August 06, 2020 - 1420 views|
In the COVID crisis, businesses need 'chunkers' who can see the big picture of a loosely described endeavor and determine the details needed for success.
Over the past two years, when I’ve asked business, digital and IT executives what critical skill or talent they most sorely lack, I’ve gotten an unexpected response: It’s what several called “chunkers.” Not only has the pandemic increased the need for chunkers; it also requires a different set of perspectives and skills from these individuals, according to several executives.
So, what is a chunker? Implementing successful digital business efforts in a changing commercial environment often requires many stakeholders to do things they’ve never done before, individually or organizationally. Whether it’s taking advantage of data analysis, or having processes driven by the Internet of Things (IoT), or expecting customers to self-manage their accounts – all require changes across many fronts.
Chunkers have the distinctive ability to:
In other words, given the overall aspirational or intended effort, the chunker has an innate ability to determine, facilitate and sustain an attainable scope.
Beyond the Visionary
According to the CEO of an engineered-to-order manufacturer with whom I recently spoke, the failure to meet the goals of digital initiatives can’t be pegged to a lack of competent project managers, visionaries, innovators, outside providers, marketers or operating managers – his organization is filled with them. What’s lacking, he noted, are people who can envision a practical scope, determine all the pieces needed for an effort to succeed and marshal them forward. These individuals need an exceptional sensory skill and temperament to see the big picture of a loosely described endeavor and chunk out the details needed for success.
Chunkers aren’t needed when business, technology and efforts are relatively known and stable. Chunkers also don’t replace the somewhat siloed talents of project managers, visionaries, innovators, outside providers, marketers or operating managers – those capabilities are needed more than ever. But the people in these more traditional roles do need to understand and respect the role of chunkers in their success.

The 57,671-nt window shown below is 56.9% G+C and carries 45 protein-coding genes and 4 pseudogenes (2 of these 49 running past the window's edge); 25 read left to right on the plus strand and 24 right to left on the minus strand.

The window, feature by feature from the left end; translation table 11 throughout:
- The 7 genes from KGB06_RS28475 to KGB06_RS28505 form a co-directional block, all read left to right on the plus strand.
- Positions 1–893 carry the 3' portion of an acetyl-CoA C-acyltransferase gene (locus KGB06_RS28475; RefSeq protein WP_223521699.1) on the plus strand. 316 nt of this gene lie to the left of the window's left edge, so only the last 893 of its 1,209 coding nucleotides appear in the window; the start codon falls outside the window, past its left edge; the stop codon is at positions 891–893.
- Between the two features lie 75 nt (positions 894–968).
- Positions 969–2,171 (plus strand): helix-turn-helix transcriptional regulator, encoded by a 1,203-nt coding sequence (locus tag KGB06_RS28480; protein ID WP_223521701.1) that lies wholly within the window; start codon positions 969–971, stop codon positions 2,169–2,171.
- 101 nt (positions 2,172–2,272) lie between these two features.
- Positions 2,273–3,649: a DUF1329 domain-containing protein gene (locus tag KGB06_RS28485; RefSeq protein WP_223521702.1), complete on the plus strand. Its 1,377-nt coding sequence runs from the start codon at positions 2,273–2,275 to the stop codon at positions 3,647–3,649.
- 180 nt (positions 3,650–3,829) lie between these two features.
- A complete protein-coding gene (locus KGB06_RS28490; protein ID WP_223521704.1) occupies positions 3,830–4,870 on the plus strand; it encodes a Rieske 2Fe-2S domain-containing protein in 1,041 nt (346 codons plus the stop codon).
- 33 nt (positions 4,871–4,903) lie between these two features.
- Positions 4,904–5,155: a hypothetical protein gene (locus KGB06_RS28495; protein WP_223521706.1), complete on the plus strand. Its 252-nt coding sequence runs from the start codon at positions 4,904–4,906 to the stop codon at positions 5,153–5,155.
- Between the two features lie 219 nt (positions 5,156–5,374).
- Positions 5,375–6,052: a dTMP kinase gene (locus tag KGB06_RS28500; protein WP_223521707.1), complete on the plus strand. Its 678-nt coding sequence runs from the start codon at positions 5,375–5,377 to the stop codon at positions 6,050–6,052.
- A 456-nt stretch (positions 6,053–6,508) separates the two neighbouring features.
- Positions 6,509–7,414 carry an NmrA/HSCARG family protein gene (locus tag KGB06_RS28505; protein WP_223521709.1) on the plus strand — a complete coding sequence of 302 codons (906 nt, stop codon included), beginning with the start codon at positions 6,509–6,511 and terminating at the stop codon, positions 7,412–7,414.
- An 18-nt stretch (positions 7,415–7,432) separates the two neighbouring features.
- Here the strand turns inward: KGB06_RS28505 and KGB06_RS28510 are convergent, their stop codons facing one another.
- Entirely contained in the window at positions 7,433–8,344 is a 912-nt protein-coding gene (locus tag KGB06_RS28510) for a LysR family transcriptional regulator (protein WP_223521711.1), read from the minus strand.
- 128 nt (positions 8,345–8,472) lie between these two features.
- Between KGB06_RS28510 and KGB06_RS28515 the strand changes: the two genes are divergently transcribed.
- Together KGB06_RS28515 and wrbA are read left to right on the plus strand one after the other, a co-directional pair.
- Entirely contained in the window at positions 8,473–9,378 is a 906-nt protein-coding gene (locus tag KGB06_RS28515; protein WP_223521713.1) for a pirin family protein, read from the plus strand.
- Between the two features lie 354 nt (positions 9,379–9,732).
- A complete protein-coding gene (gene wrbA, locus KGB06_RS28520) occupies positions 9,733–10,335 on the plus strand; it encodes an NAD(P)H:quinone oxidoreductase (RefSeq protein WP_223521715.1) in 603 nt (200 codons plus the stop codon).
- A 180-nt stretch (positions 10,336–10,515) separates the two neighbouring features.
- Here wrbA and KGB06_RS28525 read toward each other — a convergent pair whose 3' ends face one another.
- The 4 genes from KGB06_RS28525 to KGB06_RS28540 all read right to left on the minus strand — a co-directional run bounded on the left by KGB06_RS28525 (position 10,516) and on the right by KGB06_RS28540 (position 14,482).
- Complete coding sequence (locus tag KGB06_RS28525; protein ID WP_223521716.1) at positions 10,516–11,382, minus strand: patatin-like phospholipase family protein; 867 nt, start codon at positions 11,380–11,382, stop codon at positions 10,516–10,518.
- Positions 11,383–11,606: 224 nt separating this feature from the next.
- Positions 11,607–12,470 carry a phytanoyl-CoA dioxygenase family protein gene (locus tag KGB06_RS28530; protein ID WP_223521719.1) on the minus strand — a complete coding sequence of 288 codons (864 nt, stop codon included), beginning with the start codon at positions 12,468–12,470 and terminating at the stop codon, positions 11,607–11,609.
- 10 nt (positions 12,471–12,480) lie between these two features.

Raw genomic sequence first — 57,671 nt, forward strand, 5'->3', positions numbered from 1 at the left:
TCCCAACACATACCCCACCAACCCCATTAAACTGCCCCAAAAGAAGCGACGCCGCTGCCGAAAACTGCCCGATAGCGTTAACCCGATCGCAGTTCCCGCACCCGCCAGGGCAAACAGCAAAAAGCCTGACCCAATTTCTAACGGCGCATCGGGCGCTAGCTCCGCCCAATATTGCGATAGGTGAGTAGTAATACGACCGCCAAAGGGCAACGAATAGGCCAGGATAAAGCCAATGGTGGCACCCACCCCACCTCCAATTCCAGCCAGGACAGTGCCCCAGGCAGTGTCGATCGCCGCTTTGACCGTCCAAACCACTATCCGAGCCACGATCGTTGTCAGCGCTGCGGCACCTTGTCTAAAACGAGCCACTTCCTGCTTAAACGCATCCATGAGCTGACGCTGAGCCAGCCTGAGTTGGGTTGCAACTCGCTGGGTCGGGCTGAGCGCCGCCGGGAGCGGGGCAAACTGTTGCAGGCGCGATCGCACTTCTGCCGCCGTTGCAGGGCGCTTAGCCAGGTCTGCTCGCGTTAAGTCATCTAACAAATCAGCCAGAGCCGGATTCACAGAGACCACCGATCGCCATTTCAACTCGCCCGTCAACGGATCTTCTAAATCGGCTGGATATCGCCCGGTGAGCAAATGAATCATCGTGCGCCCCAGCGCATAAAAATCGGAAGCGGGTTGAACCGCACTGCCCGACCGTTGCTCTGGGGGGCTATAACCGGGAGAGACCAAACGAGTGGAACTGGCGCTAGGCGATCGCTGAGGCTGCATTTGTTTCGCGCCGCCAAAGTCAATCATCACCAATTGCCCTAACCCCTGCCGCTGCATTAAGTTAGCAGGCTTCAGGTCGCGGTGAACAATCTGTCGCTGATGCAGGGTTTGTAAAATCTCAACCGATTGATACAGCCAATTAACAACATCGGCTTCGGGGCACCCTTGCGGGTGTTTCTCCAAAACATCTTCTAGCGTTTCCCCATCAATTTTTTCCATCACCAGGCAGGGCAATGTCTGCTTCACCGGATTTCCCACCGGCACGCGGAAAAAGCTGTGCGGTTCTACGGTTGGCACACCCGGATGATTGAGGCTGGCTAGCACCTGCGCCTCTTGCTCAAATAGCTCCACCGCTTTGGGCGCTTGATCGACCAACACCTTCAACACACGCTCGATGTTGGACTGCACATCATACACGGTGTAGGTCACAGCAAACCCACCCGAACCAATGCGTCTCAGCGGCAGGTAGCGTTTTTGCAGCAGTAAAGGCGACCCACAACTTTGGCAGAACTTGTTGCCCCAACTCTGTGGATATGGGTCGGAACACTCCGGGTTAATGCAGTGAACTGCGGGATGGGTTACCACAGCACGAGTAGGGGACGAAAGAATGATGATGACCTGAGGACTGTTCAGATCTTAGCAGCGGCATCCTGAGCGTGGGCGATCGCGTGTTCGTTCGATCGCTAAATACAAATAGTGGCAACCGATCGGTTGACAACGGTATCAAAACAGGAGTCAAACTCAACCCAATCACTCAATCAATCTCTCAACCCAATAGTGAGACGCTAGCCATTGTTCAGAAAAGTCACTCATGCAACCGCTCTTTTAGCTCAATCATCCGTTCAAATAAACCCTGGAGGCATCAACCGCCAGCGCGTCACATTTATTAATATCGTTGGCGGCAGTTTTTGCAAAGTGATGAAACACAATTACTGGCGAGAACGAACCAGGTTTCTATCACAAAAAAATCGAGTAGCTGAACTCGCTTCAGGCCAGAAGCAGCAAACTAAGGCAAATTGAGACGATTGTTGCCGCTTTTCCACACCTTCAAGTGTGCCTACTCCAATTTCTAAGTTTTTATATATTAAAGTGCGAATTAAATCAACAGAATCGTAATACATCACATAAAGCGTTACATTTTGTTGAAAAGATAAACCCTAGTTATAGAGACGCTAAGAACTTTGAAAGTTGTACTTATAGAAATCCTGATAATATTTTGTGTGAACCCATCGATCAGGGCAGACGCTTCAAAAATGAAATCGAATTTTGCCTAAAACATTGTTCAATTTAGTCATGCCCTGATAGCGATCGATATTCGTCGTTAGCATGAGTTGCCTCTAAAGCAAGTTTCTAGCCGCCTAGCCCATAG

The Remaking of Chunking
Until COVID-19, the chunker role was a manifestation of six contextual drivers:
Clearly, the pandemic has changed the business environment. None of these six contextual drivers exist anymore, at least in their traditional form. The current chunker environment typically has new drivers, as revealed through the experience of a retail chain. The chain had experienced a dramatic and sudden change to its volume, mix and order sizes as a result of the pandemic. Its operations managers were completely consumed with trying to make the existing facilities and systems work.
Here are the new drivers for the chunking role, as seen through the retailer's experience:
These are just some of the hundreds-plus factors I’ve heard about what chunkers need to identify and coordinate.
Surfacing New Opportunities
A CIO I initially spoke with last year recently told me his three best chunkers are no longer suited for what they currently face. He described the need for a major “inversion” of his star chunkers, who were accustomed to acting as order takers who chunked what the business brought to them. Now, he said, they needed to act more as miners and prospectors to uncover crucial opportunities.
Executives have identified another benefit of good chunkers: They provide an objective view of what an endeavor should be, what it will take to succeed and how the effort is progressing to the desired outcome. For example, the owner or zealot behind the effort might continuously expand the scope of the effort and only report the good news – “you won’t believe what we’ve learned from the data analysis.” It takes a chunker to ask if the learning is scalable, actionable and able to be converted to a material contribution.
The questions for businesses that want to embark on successful initiatives, then, include:
As organizations attempt to do more things they haven’t done before, the role and number of chunkers become more important. Several executives said they started by asking managers to identify staff who had demonstrated the unique skills, talent, perspectives and temperament to chunk on successful efforts. While chunking is not something that's easily taught, some developed forums or competency centers for the initial chunkers to share experiences. Over time, the needed competencies have grown.
Please share any chunking experiences or insights you have by commenting on this blog. If you have any questions, please send me an email at the address below.